However, the dealership has said they are not going to repair the bike as the bike fell over through no fault of their own and it was, to use their words, “just one of those things”. I have never received an explanation as to how my bike fell over but I have heard at least two versions.

Version one is that a mechanic dropped it while either taking it off its centre stand or putting it on its centre stand. The other version is that a customer under-estimated the width of his own bike, parked it next to mine and when he let it drop on to its side stand, it managed to knock mine over. Either way, my bike is damaged – through no fault of my own.

My insurers are pretty reluctant to get involved and have politely but firmly advised me that if they do repair the bike it will cost me my no-claims bonus. As the repairs are £90 more than my excess, this is not a good option for me. All in all, I am not happy. What is my legal position in all of this?


Your dealership had a duty of care arising from an ancient legal doctrine of bailment but once you scrape through all the ancient law it boils down to this: the dealership owes you a high duty of care such as would be used by a careful man exercising such care as he should over his own goods. The burden is on the dealership to show the level of care it took.

If the bike was dropped by an employee, the law is clear: the dropping of a motorcycle is a negligent act for which the dealership is liable. An employer is liable for its employees.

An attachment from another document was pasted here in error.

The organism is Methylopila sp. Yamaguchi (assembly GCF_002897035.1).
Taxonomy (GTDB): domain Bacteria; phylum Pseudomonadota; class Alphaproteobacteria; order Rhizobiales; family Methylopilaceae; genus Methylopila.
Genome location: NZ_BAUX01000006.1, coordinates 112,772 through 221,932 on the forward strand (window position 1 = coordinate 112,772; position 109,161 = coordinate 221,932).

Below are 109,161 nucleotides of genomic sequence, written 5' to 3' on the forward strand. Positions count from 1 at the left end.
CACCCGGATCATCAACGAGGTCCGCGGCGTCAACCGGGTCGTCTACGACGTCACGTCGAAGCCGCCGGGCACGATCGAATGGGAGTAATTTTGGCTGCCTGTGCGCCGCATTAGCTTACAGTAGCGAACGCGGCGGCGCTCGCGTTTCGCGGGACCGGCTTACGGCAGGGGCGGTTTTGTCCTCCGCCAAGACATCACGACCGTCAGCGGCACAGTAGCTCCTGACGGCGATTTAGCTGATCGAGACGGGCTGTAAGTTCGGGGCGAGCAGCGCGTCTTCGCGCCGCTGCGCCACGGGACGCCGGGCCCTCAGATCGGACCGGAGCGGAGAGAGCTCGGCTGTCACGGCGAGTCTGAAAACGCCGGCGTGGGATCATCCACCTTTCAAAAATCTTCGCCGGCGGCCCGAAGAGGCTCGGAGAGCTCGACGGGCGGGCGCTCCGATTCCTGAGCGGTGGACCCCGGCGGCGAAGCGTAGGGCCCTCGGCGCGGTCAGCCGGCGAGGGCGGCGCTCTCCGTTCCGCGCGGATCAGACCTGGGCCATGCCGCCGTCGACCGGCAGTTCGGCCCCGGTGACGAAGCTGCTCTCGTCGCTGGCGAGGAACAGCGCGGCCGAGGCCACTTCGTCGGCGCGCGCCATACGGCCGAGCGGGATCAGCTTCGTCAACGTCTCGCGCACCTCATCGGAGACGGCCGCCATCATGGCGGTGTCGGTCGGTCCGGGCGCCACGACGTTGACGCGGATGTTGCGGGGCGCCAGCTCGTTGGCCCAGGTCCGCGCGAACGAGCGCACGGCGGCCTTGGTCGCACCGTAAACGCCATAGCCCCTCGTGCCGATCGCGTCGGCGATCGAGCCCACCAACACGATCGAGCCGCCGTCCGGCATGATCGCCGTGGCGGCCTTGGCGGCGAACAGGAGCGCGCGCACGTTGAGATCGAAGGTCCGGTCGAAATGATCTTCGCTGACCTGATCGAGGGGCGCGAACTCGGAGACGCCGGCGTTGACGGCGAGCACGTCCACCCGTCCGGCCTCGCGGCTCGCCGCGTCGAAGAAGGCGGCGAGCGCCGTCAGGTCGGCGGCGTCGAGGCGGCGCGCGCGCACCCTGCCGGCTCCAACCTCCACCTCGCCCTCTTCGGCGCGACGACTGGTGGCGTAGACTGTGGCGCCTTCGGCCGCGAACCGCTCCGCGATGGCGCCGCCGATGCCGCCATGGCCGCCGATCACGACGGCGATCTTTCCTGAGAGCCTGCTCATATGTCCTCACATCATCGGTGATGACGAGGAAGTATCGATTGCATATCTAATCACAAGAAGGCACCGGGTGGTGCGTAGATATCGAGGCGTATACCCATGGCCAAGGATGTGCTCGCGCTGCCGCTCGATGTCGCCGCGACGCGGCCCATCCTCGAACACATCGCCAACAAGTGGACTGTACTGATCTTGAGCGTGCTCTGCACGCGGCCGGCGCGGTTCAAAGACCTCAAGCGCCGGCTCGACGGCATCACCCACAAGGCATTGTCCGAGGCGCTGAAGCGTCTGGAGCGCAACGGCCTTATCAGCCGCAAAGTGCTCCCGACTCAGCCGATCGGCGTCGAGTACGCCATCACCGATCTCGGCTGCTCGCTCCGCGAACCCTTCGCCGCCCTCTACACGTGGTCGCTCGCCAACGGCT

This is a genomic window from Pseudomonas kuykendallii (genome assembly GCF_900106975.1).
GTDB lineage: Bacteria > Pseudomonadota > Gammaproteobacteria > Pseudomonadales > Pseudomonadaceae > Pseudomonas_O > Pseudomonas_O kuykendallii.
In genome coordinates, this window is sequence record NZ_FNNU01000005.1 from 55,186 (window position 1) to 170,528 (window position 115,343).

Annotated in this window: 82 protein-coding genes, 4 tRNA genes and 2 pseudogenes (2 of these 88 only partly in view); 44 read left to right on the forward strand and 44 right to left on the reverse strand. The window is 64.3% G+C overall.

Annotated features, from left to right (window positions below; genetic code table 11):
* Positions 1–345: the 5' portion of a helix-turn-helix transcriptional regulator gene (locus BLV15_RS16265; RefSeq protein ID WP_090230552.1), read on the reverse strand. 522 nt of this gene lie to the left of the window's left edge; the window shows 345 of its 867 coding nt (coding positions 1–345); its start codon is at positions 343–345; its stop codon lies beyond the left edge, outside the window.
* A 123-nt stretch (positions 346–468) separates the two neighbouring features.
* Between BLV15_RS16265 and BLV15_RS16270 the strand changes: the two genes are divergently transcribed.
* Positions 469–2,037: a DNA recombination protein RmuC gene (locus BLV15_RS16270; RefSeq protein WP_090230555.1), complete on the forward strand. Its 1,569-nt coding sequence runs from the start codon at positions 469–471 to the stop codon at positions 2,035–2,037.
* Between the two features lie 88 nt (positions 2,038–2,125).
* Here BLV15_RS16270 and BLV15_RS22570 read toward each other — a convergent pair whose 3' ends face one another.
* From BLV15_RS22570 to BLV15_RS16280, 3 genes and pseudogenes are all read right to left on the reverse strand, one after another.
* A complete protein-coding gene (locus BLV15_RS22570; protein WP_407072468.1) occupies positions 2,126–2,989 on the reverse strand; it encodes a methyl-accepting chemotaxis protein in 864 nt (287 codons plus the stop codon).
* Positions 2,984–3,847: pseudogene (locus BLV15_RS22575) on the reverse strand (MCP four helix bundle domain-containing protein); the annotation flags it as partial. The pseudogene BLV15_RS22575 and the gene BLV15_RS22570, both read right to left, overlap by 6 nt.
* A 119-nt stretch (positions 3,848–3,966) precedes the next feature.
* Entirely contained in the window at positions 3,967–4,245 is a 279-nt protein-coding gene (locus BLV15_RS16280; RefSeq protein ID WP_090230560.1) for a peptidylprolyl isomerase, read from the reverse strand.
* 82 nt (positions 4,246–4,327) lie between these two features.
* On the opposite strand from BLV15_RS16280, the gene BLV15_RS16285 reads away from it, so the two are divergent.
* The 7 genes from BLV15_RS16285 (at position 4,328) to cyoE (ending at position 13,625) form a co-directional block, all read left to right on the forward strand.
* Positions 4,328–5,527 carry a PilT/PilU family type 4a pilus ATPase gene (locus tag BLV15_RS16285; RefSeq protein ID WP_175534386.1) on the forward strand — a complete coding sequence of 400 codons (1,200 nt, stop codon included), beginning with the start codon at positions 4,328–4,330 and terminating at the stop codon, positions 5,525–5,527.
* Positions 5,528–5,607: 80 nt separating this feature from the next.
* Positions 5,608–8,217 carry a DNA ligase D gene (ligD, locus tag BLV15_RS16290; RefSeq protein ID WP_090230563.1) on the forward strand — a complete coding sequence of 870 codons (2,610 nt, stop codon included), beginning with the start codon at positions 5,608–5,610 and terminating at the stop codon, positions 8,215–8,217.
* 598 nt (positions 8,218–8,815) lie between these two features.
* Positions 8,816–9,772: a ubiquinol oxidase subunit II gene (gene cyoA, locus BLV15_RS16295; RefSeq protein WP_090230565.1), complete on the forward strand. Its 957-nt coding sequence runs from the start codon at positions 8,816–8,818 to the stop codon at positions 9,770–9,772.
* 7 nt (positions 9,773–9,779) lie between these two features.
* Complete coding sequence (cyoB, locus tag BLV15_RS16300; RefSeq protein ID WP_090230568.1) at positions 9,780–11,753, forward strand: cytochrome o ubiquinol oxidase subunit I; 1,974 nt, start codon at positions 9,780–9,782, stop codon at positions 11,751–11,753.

The second scenario is where things get a little bit more difficult. If the bike is safely stored in a compound and a third party comes along and knocks It over, then the dealership could have a defence. However, they need to show that the damage to your vehicle happened without negligence on their part. If the bike was knocked over by a third party then you would be able to allege (and on balance, I think prove) that the failure to keep a record of the details of the clumsy customer fell below the standards of a reasonably competent dealership. That means that either way, they owe you.

I am not sure it would be negligent to keep your bike in a compound to which customers had limited access. They do not have to provide a perfect environment, I don’t know your dealership but my experience puts dealers into two very clear camps. There are those who will do the right thing, and quickly. Then there are those who will regard every problem as being the customer’s issue and try to avoid paying until they are dragged off to settle the matter in a small claims court.

My feeling is that you are probably going to have to take this matter to be settled in a small claims court. Your case is that they had your bike for a service, it came back damaged and in the absence of an explanation you want the repairs carried out at the dealer’s expense. It would be so much cheaper for the dealer to replace the damaged parts than get sued but their reaction is so odd, I think that the real explanation might be that they are about to go bust. If that’s the case, you’d do well to get your bike off them and then sue.

Andrew Dalton

RiDE Magazine March 2014